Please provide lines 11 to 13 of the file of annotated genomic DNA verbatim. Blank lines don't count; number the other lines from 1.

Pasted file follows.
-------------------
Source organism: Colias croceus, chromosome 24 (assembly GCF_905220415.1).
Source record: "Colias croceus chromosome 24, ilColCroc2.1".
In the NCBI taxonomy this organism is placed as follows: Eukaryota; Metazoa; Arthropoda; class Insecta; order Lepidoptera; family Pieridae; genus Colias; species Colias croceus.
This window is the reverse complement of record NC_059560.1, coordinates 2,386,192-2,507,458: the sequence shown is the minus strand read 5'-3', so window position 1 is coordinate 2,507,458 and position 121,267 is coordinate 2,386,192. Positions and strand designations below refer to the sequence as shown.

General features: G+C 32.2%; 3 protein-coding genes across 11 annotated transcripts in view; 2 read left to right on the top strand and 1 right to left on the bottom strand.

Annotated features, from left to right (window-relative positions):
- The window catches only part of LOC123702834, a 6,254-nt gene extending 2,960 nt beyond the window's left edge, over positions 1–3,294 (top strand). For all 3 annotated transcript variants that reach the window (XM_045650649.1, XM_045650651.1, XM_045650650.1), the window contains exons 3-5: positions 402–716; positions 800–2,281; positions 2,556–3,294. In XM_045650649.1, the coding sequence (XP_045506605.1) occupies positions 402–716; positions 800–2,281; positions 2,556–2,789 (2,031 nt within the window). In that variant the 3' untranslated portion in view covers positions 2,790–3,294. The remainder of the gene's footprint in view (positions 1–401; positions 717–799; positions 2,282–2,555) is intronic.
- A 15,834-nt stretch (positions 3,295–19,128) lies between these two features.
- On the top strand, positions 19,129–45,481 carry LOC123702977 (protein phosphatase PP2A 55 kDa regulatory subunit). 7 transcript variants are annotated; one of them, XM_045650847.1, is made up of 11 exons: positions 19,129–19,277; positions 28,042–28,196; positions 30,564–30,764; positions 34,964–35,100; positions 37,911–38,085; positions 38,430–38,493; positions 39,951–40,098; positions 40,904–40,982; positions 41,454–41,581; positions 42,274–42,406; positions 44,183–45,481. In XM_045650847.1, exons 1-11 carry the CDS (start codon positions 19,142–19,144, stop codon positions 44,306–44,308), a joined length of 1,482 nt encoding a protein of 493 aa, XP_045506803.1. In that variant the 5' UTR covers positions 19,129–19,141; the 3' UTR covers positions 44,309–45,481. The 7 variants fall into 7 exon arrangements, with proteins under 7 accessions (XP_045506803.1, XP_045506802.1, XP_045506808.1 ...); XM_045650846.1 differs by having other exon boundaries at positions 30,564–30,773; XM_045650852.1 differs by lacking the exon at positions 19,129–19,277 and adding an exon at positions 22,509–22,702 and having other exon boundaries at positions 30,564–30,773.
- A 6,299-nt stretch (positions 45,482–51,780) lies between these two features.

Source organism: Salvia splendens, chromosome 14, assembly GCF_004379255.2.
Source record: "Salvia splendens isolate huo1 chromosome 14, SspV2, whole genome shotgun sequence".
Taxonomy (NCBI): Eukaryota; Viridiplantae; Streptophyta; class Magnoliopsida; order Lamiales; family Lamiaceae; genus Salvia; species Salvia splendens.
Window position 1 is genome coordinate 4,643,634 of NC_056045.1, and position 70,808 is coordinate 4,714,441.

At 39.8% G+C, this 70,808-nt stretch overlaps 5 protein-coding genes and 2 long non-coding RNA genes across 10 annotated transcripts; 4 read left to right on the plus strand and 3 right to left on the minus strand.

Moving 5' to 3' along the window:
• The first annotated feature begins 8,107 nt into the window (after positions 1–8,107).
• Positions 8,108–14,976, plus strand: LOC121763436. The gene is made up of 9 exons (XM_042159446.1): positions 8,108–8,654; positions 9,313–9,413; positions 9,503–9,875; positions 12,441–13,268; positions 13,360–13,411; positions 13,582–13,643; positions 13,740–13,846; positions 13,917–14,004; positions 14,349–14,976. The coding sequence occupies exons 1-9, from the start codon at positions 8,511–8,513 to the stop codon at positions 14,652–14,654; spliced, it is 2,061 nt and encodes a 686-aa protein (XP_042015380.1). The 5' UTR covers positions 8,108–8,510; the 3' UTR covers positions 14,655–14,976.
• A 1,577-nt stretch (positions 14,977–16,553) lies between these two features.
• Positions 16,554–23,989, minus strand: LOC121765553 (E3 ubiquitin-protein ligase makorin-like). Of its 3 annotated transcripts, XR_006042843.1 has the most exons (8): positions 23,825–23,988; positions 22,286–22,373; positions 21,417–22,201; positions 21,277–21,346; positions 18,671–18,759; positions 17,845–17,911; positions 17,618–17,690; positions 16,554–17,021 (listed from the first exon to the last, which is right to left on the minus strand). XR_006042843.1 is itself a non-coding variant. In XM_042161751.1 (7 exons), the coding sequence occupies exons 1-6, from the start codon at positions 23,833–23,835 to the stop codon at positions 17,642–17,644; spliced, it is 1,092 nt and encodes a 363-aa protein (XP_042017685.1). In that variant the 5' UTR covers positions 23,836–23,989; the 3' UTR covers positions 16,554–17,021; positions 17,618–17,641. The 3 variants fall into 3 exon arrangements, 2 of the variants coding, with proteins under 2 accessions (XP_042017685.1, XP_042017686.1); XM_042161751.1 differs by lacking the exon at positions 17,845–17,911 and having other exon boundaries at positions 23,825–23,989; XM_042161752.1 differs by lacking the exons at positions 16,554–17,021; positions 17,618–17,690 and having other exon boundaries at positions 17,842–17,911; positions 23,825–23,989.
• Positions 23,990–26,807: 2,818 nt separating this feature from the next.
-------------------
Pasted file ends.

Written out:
Source organism: Salvia splendens, chromosome 14, assembly GCF_004379255.2.
Source record: "Salvia splendens isolate huo1 chromosome 14, SspV2, whole genome shotgun sequence".
Taxonomy (NCBI): Eukaryota; Viridiplantae; Streptophyta; class Magnoliopsida; order Lamiales; family Lamiaceae; genus Salvia; species Salvia splendens.